The Charity Commission has appointed an interim manager to take over the affairs of the charity Afghan Poverty Relief, which is subject to criminal confiscation proceedings by counter-terror police.
APR registered with the commission in 2004 with the objects of relieving poverty, sickness and distress, and advancing education. It has not filed any accounts with the commission for the past three years; its last annual report showed its income was just shy of £500,000 in the year to 31 March 2010.
The regulator opened a statutory inquiry into the charity in February 2012 over concerns relating to misappropriation of charity funds and the charity’s administration, governance and management.
In November that year, two of its trustees, husband and wife Syed Hajnajafi and Akila Kassam, were arrested and bailed over suspicions of stealing more than £400,000 from the charity.
Pesh Framjee, a partner at the accountancy firm Crowe Clark Whitehill, was appointed as interim manager of the charity to the exclusion of its two trustees on 26 September, the commission announced today.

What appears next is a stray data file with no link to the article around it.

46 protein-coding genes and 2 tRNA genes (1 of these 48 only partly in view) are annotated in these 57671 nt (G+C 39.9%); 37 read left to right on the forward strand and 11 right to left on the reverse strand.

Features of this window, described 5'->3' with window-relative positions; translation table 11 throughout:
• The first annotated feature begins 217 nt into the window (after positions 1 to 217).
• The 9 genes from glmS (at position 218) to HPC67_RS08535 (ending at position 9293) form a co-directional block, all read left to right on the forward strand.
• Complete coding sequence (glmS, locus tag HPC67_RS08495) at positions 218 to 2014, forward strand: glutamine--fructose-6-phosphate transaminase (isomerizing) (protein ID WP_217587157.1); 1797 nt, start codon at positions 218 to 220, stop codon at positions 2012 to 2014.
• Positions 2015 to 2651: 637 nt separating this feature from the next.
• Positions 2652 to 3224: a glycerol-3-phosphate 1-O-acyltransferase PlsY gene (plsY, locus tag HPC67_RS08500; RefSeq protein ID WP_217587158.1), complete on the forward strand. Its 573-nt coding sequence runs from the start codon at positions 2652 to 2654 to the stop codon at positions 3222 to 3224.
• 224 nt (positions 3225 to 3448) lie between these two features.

The interim manager will represent the charity during criminal confiscation proceedings against the jailed former trustees, which a spokeswoman for the commission said were being carried out by the Metropolitan Police’s Counter Terrorism Command.
Framjee will then arrange for the use of any funds recovered as a result of the proceedings. He will also identify the charity’s assets and liabilities, complete the overdue accounts and determine the charity’s future.
The commission also chose Framjee as the interim manager of the Dove Trust, which owns the suspended online giving site CharityGiving.